The diameter of the inducers needs to be small enough so that the electric field is large enough at the center near top and bottom in order for efficient induction to happen, and the capacitance between forming droplets and the inducers is thus large. But this capacitance also needs to be kept small because the saturation voltage is inversely proportional to its square root (see below for a mathematical understanding of the tradeoffs for this capacitance). The diameter of the inducers needs to be large enough so that droplets do not hit the sides as they fall down through it.

The height of the inducers needs to be large enough so that the stream coming from the drippers has a chance to break up into droplets somewhere within an inch or so from the top and bottom (the electric field is weak inside the inducers but strong close to top and bottom). The length of the inducers needs to be small enough so droplets do not hit the sides as they stray off the centerline due to the electric fields.

The distance between the tubs/wires/inducers of opposite polarity needs to be large enough so that droplets straying off axis do not hit wires/tubs of opposite polarity, thus discharging the generator. Also, the larger the distance between the tubs, the bigger fraction of the charge on the tub/inducer system is concentrated around the inducer, helping to prime the generator. The distance needs to be small enough to conserve space and piping material.

During the initial priming stage, the vertical distance between the drippers and top of the washtubs needs to be small enough to catch the droplets that move off axis due to electric fields, small initial deviations (which get amplified just from geometry) and wind. After the initial priming stage, once a high voltage is achieved, the vertical distance needs to be large enough for droplets to have enough momentum to fall into the tub under the influence of the (repulsive) electric field which pushes them off axis and away from the tub.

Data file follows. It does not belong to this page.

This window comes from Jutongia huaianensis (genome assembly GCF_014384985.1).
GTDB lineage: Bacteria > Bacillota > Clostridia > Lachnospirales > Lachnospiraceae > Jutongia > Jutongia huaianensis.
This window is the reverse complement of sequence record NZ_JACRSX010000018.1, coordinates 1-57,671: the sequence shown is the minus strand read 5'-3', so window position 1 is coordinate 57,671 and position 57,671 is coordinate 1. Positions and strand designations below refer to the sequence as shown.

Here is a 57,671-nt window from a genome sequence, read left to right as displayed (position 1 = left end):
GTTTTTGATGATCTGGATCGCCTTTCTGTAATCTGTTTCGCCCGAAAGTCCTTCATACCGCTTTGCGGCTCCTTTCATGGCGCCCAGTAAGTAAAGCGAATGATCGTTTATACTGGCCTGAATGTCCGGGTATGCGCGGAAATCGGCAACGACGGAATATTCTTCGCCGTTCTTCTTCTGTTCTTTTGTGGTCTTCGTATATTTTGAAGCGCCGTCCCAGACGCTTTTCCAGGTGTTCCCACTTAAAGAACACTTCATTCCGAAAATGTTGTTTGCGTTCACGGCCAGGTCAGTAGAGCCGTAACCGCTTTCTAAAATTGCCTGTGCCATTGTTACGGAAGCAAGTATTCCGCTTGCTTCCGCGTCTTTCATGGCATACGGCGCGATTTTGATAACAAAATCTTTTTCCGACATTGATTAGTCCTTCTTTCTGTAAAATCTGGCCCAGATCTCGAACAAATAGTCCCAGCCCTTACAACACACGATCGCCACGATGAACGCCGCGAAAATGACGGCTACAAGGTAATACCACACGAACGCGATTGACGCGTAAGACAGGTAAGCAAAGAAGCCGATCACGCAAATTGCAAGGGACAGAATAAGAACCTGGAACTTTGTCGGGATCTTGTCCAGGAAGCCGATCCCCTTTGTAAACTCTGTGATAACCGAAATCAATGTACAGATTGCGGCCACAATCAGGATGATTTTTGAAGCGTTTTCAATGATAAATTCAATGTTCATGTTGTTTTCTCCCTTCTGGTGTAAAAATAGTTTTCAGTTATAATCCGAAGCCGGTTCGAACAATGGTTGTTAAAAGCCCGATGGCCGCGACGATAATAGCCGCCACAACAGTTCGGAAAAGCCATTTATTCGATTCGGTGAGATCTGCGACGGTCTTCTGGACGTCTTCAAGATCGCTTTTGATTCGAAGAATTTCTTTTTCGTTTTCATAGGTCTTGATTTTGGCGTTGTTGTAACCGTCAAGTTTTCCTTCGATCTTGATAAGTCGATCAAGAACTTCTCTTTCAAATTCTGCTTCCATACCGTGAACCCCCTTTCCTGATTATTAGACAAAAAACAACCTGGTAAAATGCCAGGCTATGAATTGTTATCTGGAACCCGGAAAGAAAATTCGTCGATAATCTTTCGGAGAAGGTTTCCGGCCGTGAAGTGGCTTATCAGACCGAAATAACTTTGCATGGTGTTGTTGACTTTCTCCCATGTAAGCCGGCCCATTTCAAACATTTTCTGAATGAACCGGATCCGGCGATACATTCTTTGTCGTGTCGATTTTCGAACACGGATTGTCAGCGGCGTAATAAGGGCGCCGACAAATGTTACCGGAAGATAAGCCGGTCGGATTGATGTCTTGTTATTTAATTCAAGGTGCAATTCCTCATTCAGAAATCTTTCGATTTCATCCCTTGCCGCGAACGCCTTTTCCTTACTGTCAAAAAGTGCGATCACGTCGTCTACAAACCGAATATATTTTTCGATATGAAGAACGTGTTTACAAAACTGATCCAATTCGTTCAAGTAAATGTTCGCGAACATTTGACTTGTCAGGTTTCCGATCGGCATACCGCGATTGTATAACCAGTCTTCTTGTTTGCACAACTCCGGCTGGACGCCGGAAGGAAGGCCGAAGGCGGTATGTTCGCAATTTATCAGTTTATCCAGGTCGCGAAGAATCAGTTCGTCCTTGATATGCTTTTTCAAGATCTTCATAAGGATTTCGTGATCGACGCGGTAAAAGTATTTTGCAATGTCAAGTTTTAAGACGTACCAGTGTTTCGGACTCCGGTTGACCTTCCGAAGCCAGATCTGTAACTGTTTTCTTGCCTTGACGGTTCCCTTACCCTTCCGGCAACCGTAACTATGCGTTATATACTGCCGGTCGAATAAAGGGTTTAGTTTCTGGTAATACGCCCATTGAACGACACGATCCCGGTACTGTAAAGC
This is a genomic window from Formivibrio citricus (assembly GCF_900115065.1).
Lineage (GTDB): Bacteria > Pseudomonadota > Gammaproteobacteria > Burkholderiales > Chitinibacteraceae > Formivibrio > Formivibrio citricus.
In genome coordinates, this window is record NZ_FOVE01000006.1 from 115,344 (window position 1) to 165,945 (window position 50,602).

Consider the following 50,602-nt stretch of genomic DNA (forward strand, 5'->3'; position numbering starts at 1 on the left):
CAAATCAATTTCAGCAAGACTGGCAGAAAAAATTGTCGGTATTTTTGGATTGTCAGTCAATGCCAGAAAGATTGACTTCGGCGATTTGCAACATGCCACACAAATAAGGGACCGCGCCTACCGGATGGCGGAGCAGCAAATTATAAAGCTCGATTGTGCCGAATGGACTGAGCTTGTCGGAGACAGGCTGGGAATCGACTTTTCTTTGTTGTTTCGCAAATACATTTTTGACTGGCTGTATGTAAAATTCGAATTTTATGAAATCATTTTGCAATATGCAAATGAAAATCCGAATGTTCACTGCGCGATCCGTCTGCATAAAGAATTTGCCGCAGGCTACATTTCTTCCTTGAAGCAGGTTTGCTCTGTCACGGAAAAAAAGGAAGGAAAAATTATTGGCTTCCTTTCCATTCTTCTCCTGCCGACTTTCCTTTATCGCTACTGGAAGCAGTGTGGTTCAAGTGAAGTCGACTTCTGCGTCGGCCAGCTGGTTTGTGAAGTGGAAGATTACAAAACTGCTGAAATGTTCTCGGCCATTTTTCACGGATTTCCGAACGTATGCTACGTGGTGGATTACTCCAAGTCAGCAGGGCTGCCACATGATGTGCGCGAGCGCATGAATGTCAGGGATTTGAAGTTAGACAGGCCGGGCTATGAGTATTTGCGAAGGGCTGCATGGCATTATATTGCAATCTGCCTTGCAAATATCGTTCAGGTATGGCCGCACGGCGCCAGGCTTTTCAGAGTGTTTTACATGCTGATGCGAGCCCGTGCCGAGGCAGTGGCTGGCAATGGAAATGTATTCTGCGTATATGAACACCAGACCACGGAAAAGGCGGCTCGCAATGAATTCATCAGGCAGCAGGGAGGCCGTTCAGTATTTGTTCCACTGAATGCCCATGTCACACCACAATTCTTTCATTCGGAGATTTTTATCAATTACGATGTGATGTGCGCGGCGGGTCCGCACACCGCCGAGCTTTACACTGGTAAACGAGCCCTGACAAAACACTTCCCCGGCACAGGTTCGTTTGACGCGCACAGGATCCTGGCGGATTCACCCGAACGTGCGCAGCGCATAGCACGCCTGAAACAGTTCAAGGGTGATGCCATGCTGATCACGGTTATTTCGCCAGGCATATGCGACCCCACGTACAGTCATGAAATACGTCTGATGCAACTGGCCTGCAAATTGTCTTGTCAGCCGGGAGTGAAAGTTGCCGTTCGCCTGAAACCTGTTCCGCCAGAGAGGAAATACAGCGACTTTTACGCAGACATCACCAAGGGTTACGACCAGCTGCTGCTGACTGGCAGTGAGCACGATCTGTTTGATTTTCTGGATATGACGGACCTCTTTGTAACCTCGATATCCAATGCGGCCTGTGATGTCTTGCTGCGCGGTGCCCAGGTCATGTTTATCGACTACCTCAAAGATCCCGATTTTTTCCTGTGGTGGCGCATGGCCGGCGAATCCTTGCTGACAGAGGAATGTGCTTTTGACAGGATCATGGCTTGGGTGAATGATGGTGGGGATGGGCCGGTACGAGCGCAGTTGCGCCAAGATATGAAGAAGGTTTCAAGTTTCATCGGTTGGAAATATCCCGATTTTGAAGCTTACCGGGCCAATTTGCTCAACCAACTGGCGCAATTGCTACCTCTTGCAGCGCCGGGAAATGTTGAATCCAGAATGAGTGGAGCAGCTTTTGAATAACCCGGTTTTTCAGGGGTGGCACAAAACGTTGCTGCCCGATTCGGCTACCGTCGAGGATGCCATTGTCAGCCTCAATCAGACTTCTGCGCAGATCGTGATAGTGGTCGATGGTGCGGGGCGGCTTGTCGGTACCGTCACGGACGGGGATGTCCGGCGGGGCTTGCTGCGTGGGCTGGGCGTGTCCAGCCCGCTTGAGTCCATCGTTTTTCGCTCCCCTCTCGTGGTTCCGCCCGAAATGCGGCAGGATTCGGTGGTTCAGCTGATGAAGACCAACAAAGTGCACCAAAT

The diameter of the tubs needs to be large enough to catch the droplets, yet small enough to save on materials (if one is building the tubs) or practical enough to find tubs of that diameter.

The flow rate needs to be large enough to make the generator robust to small leakage (mostly from weeds, especially when starting to charge or after a zap/discharge). See below for a mathematical understanding of this. The flow rate needs to be small enough to save on water.

Assuming basic circuit physics, a negligible capacitance between each tub and ground, a parasitic resistance R2 between the electrodes (infinite initially, but see below), a capacitance C between a forming droplet and an inducer (equal to the capacitance between the inducer and ground, since the droplet is grounded by the stream above it just before it separates), a capacitance C’ between each inducer and the tub underneath, a capacitance C” between the two tubs, a flow of J charged droplets per second into a tub and a resistance R due to weed load and humidity between each tub/inducer/fence and ground, the initial voltage on the fence would be: